YIO Webteam created the topic: Musings on Parshat Pinchas
God promises Pinchas peace and the priesthood… attacking Midian for its behavior against the Jews… final census taken… total population remained virtually unchanged… changes in tribes…procedure for dividing the land …census of the Levites…daughters of Tzelafchad ask for and receive their father’s inheritance…laws of inheritance…God appoints Yehoshua to be Moshe’s successor…listing of daily (Tamid) and Festival (Musaf) communal offerings
In the city of Shittim (last stop before crossing the Jordan River into the Promised Land) the Jewish people engage in (forbidden) sexual relations with their non-Jewish neighbors and embrace the worship of the local pagan deity, Baal. According to the Talmud, this behavior resulted from Bilaam’s insidious plan to have the local harlots insist that the prospective Jewish client worship an idol prior to consummating the deal.
God is incensed and some 24,000 people die in a plague. A prominent Jewish prince (Zimri) is publicly intimate with a prominent Midianite woman.
Zimri not only engages in a flagrant act of sexual immorality in the public square but probably in some form of cultic orgy as well. Such sinful behavior could undo the progress that had been made to form an ethical and holy nation. Based on a law he remembers learning from Moshe --“One who sexual relations with a heathen, zealous people have the right to strike him”--Pinchas kills the couple with a spear through their genitals.
As a reward for this spontaneous response to this public display of immorality and idolatry, God promises Pinchas His covenant of peace and also promises that he and his descendents would always retain the Priesthood.
What is the covenant of peace?
Pinchas acted selflessly with no concern for how powerful and well-connected these people were. Because he brought peace to the Jewish nation (the plague ceased) by acting quickly to avenge in God’s name, he was granted peace. Rashi opines that the covenant is an expression of a warm, friendly feeling of thankfulness for a kindness done. Ibn Ezra thinks it is a protection from any retaliation by friends and family of the powerful and prominent people who were slain.
The covenant may also be understood in psychological terms. Rabbi Z.Y. Berlin thinks the covenant is a protection against the internal demoralization that can result from killing and was meant to prevent Pinchas’ becoming quick tempered, angry and exacting. He was given a blessing to remain gentle and peaceful.
Anyone who murders must be conflicted on some level at some time. As such, it may be that God promises Pinchas that he will not suffer from these internal conflicts and guilt.
In his zeal on God’s behalf, Pinchas defies all the of the Torah’s legislated judicial procedures and spontaneously murders two people without warning, without witnesses and without testimony and trial. Yet God seems to approve: “Pinchas…turned my wrath away from the children of Israel in that he was very jealous for My sake (kano es kenasi) among them and I did not consume the children of Israel in my jealousy (b’kinasi)”. Even more amazing is that he was rewarded with the covenants of peace and everlasting priesthood!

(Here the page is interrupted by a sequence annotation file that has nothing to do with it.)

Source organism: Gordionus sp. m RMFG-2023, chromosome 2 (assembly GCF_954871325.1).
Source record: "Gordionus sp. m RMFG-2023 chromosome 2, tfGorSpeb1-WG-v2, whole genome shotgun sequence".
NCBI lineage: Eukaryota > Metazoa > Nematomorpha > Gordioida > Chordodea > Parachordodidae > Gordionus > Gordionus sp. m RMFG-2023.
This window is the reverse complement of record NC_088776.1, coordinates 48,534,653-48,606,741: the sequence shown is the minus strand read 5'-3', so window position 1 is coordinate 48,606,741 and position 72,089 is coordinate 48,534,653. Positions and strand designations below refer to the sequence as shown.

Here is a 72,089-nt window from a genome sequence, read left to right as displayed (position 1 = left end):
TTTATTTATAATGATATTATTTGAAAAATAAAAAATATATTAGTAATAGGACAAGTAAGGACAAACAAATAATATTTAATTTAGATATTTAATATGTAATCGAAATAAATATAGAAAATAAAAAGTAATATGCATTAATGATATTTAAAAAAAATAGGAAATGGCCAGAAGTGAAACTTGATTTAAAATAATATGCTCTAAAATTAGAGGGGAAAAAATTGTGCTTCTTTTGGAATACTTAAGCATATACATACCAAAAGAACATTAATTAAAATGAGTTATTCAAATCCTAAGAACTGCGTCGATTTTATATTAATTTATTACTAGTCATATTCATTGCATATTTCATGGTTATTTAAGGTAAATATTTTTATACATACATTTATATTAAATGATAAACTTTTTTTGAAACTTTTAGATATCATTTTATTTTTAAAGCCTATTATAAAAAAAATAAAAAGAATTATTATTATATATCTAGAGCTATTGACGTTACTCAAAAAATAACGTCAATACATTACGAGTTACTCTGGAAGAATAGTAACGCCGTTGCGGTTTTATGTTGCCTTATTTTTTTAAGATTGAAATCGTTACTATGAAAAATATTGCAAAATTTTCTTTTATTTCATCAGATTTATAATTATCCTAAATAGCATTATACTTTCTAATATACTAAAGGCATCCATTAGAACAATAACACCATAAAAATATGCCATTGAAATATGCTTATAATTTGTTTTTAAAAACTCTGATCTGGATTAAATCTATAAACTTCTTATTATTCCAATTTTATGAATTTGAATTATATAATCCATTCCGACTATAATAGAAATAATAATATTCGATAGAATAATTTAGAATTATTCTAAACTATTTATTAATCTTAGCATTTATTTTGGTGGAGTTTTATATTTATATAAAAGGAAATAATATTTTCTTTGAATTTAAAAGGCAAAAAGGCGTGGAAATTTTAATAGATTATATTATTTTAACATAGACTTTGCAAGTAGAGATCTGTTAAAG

In his discussion of this topic, Rabbi B. S. Jacobson cites the Jerusalem Talmud that states that Pinchas acted without the sanction of the authorities and that they would have even excommunicated him, but for the intervention of God’s declaration. A discussion in the Talmud Bavli cites one opinion that Pinchas’ act was sanctioned by Moshe and two opinions that he took the initiative without discussing the matter with Moshe.
Rambam concludes that zealotry can only be condoned if four conditions exist: the illicit intimacy is public knowledge; the killing occurs in flagrante delicto (in the act of having sexual relations, especially illicit sexual relations); there has been no prior authorization or discussion with authorities; and “the impunity of the criminal killing the zealot in self-defense”.
The Midrash offers opposing views regarding the role of zealotry. Pinchas is also associated with Elijah the Prophet, both of whom execute punishment for those deserving it.
Nechama Leibowitz cites Rabbi Baruch Epstein (author of Torah Temimah) who concludes that the zealot needs to be motivated by an unselfish, genuine desire to advance and/or defend the glory of God. But who can tell what really is in the zealot’s heart and mind? Is he defending God or is he committing murder? It was because of this uncertainty that the Sages wanted to excommunicate Pinchas.
Shmuel Hakatan was known for his love of fellow man and lived by the verse in Proverbs, “Rejoice not when your enemy falls and don’t let your heart be glad when he stumbles”. Rav Kook explains that only such a person-- who is completely unselfish, who is inspired by the purest of motives --could formulate the prayer against slanderers and heretics (that occurs in the daily Shmona Esray). Hostility towards our enemies evokes feelings of anger and hatred, unsuitable emotions in a prayer. Only Shmuel Hakatan somehow was able to remove enmity from his heart. Therefore, he had the unique ability to compose the special prayer to limit the damage caused by our enemies.
The zealot, too, must be a person with such an exceptional personality who has a love for God and whose behavior is not based on personal jealousy. The moment his personal prejudices are involved, he ceases to be a zealot. That God rewarded him suggests that Pinchas was the rarity whose motives were 100% pure.
Notes Rav Frand: “The ability to properly perform an act of zealotry is not something everyone can take upon themselves. The person must be at the highest spiritual level”. In my opinion, the story of Pinchas is the story of the exception--of that one unique individual --and cannot be cited as a basis for condoning anyone who kills “in the name of God”.